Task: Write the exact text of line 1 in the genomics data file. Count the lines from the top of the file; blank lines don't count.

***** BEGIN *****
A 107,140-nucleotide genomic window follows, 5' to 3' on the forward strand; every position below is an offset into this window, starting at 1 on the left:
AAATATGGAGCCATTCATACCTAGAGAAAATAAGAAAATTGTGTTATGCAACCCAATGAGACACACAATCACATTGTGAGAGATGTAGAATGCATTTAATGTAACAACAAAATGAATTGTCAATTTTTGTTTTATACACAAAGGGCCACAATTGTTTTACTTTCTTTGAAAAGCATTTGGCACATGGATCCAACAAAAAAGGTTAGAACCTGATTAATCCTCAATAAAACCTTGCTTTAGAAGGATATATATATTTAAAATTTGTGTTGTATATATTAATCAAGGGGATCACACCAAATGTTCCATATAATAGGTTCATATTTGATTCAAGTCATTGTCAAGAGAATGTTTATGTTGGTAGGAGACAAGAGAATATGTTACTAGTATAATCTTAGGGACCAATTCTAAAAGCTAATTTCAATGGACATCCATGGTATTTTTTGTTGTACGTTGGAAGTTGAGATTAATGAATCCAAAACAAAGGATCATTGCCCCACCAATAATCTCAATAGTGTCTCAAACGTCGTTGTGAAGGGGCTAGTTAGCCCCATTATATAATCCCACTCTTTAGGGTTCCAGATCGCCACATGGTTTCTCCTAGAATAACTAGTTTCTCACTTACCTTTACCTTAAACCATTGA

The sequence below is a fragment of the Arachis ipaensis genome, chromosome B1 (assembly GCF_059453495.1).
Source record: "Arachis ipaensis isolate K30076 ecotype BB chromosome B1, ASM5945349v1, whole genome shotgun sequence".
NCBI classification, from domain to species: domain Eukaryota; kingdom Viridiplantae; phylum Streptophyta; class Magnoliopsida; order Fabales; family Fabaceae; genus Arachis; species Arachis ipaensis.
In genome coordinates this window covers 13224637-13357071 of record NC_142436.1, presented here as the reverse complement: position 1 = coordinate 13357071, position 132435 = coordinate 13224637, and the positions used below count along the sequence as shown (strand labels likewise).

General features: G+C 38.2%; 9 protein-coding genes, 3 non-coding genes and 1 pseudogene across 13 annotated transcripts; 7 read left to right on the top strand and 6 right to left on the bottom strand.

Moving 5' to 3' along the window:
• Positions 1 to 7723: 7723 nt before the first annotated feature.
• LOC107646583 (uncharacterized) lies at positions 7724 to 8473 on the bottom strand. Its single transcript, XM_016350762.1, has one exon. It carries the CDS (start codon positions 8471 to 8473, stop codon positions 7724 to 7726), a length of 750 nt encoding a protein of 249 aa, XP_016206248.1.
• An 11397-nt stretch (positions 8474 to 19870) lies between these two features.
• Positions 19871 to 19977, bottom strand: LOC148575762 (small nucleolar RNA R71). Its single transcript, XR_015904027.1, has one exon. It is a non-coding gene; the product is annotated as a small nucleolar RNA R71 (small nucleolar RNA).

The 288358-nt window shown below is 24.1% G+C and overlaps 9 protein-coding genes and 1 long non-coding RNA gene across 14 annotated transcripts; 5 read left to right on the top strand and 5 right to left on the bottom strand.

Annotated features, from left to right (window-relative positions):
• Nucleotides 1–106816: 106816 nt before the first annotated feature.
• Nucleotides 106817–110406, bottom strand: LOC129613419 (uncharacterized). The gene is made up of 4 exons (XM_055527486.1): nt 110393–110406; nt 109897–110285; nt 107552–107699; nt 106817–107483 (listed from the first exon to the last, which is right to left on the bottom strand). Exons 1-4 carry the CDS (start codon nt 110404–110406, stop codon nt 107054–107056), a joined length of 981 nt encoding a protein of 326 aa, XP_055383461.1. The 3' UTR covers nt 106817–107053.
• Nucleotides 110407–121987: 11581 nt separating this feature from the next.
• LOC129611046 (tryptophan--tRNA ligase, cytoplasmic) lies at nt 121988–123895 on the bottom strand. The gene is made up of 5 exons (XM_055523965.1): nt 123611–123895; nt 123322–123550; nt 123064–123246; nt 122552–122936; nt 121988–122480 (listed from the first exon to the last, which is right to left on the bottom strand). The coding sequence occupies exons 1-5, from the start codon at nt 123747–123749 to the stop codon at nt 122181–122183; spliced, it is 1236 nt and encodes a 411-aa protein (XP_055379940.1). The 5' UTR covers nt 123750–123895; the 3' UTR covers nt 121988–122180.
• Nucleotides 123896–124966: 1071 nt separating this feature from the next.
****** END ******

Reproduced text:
A 107,140-nucleotide genomic window follows, 5' to 3' on the forward strand; every position below is an offset into this window, starting at 1 on the left: